Pride comes before the fall.
The simplest possible explanation for what happened today, 75 years ago.
The Axis had three major army groups in the Soviet Union.
Army group north which was besieging Leningrad.
Army group centre which still posed a potential threat to Moscow.
And Army group south.
Impatient and overly offensive thinking Hitler decided to split this last group in two. One part was to take the Kaukasus and conquer key oil fields. The other part was to reach the Wolga and capture Stalingrad.
This was a stupendous decision on many levels. First of all, too few troops were given too many objectives. And second of all, it made no sense to try and capture Stalingrad. According to some historians Hitler became obsessed with the city just because it was named after his opponent Stalin. What’s odd is that he did not try to capture Leningrad, but decided to starve the population to death in a protracted siege. In the case of Stalingrad he decided differently.
To cut the traffic on the Wolga made sense, but to engage in urban combat in Stalingrad, did not.
It denied the Germans their main advantage: mobility and superior tactics in tank warfare.
Before the attack in Stalingrad the Germans made the situation worse by bombing Stalingrad into one big pile of rubble. This turned it into an excellent defensive position… It was the largest bombardment on the Eastern Front. The bombardment formed a big black cloud of smoke in the form of a cross. German survivors would later say it was an omen. Stalingrad would become the grave of the German sixth army, arguably the best German army, which had conquered capital after capital.
The fighting in Stalingrad was sluggish. German soldiers were forced to conquer the city street by street, house by house. The cost was huge.
After intense combat and many casualties they were almost succesful. By november 1942 the Soviets were in control of only a small strip next to the Wolga.
Then the Soviets launched a massive counter-strike. On the 19th of November 1942 they started Operation Uranus to trap the Axis forces in Stalingrad.
While the Germans were fighting in the city, their flanks were protected by Romanian, Italian and Hungarian troops, who were ill-equipped and had low morale (in part because their officers treated the enlisted men like shit). They were badly mauled and their morale took a permanent beating.
These troops did their best to stall the Soviet horde, but they were no match for the well-prepared offensive. The Soviets broke through, and the two Soviet pincers united behind the Stalingrad front, effectively trapping about 290,000 Axis troops.
Hitler refused to let them break out. A break out only stood a chance if ordered immediately. Even then the troops would lose a lot of equipment, and would only be able to break out towards their comrades at a heavy price.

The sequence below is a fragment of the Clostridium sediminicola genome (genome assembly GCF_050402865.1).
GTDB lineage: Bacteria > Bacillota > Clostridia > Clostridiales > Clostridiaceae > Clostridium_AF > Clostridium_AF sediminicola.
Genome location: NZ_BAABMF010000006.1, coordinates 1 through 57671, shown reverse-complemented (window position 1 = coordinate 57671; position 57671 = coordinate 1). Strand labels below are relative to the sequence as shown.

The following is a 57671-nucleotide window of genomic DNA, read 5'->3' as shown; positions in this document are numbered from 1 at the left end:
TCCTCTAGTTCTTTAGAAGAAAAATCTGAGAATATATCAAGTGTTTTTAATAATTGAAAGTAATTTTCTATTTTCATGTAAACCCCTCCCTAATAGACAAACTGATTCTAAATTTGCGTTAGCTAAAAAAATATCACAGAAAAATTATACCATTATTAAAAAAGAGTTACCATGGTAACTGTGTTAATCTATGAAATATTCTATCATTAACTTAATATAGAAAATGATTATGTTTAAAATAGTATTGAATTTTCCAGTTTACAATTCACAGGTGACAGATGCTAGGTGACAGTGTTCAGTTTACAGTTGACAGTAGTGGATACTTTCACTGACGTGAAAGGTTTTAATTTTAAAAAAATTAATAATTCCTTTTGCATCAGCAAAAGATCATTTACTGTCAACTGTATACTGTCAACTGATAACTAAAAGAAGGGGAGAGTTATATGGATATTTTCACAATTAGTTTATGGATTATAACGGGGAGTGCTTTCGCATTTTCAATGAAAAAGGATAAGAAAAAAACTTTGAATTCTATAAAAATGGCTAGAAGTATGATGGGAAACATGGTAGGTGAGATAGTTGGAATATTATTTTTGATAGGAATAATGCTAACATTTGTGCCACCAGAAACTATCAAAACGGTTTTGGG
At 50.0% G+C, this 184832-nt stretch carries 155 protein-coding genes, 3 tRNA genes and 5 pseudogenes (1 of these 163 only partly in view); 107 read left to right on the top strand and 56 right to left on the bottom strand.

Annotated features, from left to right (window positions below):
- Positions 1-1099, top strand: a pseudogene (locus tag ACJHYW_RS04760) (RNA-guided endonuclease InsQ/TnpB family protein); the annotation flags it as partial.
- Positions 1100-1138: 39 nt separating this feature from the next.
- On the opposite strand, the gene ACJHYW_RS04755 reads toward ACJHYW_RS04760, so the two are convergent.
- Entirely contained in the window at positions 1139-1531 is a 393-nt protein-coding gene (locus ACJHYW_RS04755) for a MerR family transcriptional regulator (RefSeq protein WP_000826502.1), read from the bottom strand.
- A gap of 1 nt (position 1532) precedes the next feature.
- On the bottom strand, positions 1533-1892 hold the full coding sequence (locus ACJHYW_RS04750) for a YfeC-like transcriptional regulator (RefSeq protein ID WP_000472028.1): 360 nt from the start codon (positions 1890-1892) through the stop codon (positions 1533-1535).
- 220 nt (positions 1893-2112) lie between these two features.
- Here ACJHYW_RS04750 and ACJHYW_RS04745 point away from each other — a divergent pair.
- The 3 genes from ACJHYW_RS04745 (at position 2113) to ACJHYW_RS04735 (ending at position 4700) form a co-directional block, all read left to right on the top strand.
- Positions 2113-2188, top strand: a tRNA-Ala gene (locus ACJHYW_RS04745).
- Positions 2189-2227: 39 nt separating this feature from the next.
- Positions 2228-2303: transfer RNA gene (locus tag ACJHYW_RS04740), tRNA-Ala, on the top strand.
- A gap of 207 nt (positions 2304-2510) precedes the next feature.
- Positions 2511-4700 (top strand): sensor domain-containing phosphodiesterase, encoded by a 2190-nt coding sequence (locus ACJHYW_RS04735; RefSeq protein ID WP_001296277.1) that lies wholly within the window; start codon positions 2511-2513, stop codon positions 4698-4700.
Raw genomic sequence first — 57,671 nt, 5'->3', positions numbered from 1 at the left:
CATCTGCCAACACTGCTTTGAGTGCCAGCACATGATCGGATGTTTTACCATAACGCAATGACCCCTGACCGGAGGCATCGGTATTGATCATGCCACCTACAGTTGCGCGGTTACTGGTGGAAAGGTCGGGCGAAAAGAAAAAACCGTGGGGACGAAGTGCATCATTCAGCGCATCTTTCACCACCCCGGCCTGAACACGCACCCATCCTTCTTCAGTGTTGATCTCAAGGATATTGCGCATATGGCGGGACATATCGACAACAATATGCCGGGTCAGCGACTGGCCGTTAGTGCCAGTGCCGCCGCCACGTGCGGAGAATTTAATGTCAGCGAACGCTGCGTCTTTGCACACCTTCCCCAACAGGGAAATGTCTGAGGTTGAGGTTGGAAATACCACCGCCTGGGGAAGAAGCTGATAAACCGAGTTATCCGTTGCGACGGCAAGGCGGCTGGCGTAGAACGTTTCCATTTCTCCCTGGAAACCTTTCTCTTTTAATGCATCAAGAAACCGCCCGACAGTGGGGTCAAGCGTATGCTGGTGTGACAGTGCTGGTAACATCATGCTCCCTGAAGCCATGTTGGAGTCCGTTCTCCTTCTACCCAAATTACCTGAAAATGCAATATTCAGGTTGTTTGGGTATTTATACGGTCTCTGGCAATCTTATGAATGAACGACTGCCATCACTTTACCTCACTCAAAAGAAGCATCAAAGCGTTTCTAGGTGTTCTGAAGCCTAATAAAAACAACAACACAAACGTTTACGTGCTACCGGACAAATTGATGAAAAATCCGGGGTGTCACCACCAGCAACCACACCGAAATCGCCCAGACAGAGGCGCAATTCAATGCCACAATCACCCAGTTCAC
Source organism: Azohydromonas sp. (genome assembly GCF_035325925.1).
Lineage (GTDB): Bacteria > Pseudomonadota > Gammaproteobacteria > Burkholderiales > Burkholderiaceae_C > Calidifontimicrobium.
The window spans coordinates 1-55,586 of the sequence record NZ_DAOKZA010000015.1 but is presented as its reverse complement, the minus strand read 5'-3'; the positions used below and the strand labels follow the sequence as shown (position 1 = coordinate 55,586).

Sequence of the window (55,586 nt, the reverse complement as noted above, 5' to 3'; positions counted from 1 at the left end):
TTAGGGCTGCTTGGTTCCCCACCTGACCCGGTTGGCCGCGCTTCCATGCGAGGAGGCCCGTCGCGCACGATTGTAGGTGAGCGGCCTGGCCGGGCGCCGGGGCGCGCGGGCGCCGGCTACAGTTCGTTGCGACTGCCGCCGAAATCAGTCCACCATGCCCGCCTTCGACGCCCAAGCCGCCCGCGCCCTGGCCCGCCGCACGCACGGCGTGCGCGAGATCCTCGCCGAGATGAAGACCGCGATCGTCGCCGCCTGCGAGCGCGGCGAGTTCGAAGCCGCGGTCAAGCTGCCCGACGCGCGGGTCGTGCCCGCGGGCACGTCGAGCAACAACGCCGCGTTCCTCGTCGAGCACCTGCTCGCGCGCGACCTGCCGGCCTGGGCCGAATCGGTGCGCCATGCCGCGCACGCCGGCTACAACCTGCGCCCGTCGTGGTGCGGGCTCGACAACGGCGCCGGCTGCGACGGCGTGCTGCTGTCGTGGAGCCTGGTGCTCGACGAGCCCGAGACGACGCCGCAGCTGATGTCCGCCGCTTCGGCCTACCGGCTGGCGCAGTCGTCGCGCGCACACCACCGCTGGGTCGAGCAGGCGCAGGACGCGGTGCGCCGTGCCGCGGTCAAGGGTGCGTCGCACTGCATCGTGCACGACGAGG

The Germans tried to keep the trapped men supplied by air. Even in the best of conditions this could not be done. Often they only got 20 percent of what they really needed to be effective.
A retreat would probably have doomed the group that was sent into the Kaukasus, as that group risked being cut off as well, if the troops at Stalingrad gave up. In a sense the Germans could choose: lose the troops in Stalingrad, or lose those in the Kaukasus.
The Sixth army and other units fought on until early February 1943. Their sacrifice was not completely senseless in military terms. The German public did not see it that way, and many felt betrayed. Even worse was that initially people were led to believe that there had been no survivors, that they all had fought to the last bullet. In reality 90,000 men were marched off into capitivity. Only about 6,000 would ever return to Germany, more than ten years later.
Hitler – the allies best asset in winning the war – is certainly to blame for this disaster. During the battle for Stalingrad, before the encirclement took place, he also ordered important armored units west, to stave off a potential invasion of France. This greatly hampered the tactical possibilities of the Axis around Stalingrad.
Pride comes before the fall. Hitler completely and systematically underestimated his enemies, and with lots of wishful thinking and a delusional belief in what will power can accomplish against impossible odds, tried to accomplish too much at the same time with too little forces.
The German army -on the tactical level- was so brilliant that it managed to recover and remain a vicious threat to the Soviet Union, well into 1943, and even until the early summer of 1944. Eventually one strategic blunder after the other destroyed most advantages the German army had over the Red Army. Berlin would fall two years and almost three months after the sixth army surrendered at Stalingrad.
More details about WWII, here: How Hitler could have won World War II